BASED ON its sheer volume and its toxic content, coal ash is a big, nasty mess. In Virginia, Dominion Energy has amassed 27 million cubic yards of it, largely in unlined pits—one of them alongside the Potomac River—that allow its heavy metals and other pollutants to leach into the ground and groundwater.
For years, Dominion has been deflecting criticism on its flawed plan to leave the coal ash where it is, as it is, while capping it to prevent the infiltration of moisture that would create the leachate. Environmental experts, not to mention common sense, suggest that some sort of lining underneath the coal ash is needed to prevent seepage into the ground.
Demands for Dominion to take serious action sooner than later have risen to crescendo proportions. And with legislation on the issue advancing recently in the General Assembly, the utility may have seen the handwriting on the wall. Evidently, in Dominion’s view, the time had finally come for it to rethink its attitude, agree to do the right thing and put itself in a more favorable bargaining position.
The result is compromise legislation, brokered by Gov. Ralph Northam’s administration, that will require Dominion to recycle at least 25 percent of the coal ash into cinder blocks and concrete. The rest would be excavated from four Virginia sites and moved into modern, lined landfills where it can be fully encapsulated.
Not only is this good environmental news for Virginians, it sets an example and puts pressure on utilities across the country to take similar positive action.
The downside for Virginians is that they will pay for it. Though the actual language of the legislation was a work in progress at this writing, the legislation will allow Dominion to recover the costs of the $5.7 billion project because it is in the public interest that it be done.
The utility will be allowed to charge ratepayers, or customers, a maximum of $5 each per billing period, though it’s not clear for how long. Twenty years has been discussed. Dominion would also be allowed to accrue a 9 percent return for its trouble.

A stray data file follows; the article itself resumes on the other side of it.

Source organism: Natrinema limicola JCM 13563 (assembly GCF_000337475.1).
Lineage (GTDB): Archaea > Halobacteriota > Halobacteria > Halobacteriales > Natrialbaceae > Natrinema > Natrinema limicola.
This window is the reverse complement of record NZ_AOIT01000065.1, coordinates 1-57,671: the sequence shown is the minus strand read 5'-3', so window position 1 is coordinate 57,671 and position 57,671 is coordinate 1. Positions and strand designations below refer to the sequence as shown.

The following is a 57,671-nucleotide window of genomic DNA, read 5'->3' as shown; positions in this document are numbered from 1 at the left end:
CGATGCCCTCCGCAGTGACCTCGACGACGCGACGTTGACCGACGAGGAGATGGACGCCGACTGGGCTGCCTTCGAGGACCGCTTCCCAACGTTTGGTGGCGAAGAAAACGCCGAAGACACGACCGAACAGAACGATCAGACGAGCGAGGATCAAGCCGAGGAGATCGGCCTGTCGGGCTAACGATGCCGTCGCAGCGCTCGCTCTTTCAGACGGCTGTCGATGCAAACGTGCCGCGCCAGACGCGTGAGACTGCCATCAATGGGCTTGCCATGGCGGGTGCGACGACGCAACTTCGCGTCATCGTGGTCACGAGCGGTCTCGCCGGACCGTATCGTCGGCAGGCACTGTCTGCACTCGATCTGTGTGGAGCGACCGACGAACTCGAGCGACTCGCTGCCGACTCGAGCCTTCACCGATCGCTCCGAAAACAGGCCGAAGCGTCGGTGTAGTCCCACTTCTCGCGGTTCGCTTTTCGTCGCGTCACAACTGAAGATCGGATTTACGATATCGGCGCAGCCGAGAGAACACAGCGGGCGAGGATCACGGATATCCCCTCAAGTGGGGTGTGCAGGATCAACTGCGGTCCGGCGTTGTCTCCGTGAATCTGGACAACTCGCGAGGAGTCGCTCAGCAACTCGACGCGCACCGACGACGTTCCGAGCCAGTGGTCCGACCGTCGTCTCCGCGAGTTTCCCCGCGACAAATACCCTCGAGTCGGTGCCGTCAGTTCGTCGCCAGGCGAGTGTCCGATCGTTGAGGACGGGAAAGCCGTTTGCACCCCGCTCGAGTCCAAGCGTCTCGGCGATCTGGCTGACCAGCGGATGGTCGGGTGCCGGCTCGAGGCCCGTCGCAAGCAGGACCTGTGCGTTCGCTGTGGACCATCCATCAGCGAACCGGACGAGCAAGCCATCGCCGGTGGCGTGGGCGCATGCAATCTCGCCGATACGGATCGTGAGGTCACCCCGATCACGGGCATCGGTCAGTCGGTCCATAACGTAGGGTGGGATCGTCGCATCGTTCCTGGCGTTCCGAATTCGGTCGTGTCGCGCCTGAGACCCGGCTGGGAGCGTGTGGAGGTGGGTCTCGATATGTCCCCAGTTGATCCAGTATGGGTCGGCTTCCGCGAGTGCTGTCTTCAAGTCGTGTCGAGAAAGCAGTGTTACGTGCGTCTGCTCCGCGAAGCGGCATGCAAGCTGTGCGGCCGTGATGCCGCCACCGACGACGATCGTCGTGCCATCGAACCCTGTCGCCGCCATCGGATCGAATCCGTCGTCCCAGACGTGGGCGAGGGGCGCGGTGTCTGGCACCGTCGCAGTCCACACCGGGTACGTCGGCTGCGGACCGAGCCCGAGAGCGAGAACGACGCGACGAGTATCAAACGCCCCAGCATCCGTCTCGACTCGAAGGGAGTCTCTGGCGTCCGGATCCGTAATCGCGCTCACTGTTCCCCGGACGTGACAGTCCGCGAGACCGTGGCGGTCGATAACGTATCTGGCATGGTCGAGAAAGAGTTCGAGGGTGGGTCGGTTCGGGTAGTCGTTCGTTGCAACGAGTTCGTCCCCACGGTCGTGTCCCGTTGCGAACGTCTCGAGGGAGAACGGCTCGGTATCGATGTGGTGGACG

Any amount to be passed along to customers would be subject to approval by the State Corporation Commission. What Dominion didn’t want to do was to pay for the project itself, which would mean using a nest egg of funds that help determine its corporate financial strength and its value as far as its shareholders are concerned.
So just how much is 27 million cubic yards? According to a mathematical calculation website, consider a container the size of a football field, end zones included, filled to 10 feet—the height of the goal post crossbar. You would need about 1,266 such containers to hold 27 million cubic yards. If a typical dump truck holds 10 to 14 cubic yards, that’s as many as 2.7 million truck loads.
To say the scale of the project is massive is an understatement.
Yes, the company will be able to recover the cost of the project, but it still has to do the work in a way that contains and minimizes the collateral environmental damage, either during the excavation and transport of the material itself or the dump truck emissions.
Virginians should also appreciate the bipartisan nature of the agreement, with state Sens. Scott Surovell, a Fairfax Democrat, and Frank Wagner, a Virginia Beach Republican, leading the push. Surovell’s district includes the Possum Point Power Plant site along the Potomac in Prince William County, which no longer burns coal but has a huge coal ash lake that has been there for generations and has been blamed for toxins in nearby groundwater and residential wells.
Even the recycling component of the agreement is controversial because while the metals—arsenic, lead, mercury—are locked into concrete, they will be freed once again when the wall or structure it is used for is eventually demolished.
All things considered, the legislation to come out of this agreement with Dominion Energy is a win for Virginia. Time is the enemy when the threat is a constant, ongoing drip of toxic pollution that can threaten the long-term health of those unlucky enough to ingest it or simply be in contact with it.
There is much work to do here, but in the long run it will be worth it.